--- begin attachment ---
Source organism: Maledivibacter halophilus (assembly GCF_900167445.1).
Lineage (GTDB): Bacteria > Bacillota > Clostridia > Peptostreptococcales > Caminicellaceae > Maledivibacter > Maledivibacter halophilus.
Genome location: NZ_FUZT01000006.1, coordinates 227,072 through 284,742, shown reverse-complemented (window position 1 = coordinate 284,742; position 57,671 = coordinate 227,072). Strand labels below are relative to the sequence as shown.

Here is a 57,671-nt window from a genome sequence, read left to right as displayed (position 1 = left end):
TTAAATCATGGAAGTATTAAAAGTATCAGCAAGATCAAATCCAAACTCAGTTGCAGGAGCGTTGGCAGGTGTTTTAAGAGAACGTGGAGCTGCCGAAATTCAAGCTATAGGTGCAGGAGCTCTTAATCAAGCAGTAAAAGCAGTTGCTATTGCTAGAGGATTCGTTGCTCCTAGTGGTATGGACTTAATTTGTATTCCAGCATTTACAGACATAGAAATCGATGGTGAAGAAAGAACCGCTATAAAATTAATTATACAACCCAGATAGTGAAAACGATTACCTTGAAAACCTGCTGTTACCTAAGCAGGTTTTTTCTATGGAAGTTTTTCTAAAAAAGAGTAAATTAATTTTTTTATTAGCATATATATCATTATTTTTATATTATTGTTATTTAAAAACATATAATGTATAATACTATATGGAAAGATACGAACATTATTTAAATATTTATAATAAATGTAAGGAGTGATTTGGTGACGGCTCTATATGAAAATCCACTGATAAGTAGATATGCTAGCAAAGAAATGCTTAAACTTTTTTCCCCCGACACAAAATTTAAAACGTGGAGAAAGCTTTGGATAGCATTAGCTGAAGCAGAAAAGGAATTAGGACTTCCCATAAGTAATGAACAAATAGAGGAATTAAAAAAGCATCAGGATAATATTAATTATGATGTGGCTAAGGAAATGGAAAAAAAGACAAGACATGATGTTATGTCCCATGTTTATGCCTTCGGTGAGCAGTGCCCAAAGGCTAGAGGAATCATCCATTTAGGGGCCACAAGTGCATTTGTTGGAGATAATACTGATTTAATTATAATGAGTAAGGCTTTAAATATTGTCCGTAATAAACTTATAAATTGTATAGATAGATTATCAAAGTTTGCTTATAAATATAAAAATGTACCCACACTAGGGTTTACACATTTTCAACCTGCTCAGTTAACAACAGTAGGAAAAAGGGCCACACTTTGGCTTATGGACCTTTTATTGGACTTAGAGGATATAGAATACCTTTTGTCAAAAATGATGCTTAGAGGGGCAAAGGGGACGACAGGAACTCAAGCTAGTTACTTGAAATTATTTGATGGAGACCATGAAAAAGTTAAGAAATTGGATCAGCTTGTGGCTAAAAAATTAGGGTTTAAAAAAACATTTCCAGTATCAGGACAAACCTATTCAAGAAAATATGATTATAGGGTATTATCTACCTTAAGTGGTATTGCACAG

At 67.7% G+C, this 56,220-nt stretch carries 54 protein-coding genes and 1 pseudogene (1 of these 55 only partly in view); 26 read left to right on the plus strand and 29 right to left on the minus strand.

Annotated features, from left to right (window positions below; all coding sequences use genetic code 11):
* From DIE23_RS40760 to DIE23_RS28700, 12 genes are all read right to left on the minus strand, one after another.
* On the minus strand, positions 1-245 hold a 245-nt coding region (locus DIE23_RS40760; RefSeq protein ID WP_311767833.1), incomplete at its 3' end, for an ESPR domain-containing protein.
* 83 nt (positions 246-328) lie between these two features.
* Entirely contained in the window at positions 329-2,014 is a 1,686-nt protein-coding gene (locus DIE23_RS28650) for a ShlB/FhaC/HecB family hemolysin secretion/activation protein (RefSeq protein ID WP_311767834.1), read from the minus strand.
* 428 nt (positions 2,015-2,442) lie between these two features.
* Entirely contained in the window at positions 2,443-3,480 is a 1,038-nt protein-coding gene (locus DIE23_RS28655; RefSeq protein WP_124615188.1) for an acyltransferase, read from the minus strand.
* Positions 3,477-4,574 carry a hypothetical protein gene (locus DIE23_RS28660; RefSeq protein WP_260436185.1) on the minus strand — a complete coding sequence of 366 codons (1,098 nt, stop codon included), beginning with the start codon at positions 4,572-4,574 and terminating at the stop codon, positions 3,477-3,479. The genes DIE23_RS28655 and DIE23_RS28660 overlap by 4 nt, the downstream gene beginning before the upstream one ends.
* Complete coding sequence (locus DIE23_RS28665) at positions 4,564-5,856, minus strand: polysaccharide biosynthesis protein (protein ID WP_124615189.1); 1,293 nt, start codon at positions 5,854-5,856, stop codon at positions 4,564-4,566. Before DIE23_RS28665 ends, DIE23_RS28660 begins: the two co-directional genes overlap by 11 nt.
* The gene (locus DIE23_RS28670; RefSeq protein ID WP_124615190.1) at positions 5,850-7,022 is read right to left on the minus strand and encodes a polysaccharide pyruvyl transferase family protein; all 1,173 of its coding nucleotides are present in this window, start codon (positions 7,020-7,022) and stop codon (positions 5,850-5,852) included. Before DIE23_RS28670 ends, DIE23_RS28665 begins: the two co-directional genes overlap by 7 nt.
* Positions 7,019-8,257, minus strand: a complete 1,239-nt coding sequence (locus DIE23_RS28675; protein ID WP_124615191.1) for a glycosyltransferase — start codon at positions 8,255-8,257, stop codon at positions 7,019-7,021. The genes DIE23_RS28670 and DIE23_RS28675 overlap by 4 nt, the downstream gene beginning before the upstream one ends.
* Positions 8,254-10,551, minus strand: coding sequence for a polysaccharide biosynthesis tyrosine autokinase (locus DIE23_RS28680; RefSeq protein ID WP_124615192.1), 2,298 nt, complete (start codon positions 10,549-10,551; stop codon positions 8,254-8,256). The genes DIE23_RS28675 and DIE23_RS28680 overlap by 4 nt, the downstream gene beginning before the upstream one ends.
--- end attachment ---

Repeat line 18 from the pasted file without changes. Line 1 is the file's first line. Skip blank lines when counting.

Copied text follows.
* Positions 8,254-10,551, minus strand: coding sequence for a polysaccharide biosynthesis tyrosine autokinase (locus DIE23_RS28680; RefSeq protein ID WP_124615192.1), 2,298 nt, complete (start codon positions 10,549-10,551; stop codon positions 8,254-8,256). The genes DIE23_RS28675 and DIE23_RS28680 overlap by 4 nt, the downstream gene beginning before the upstream one ends.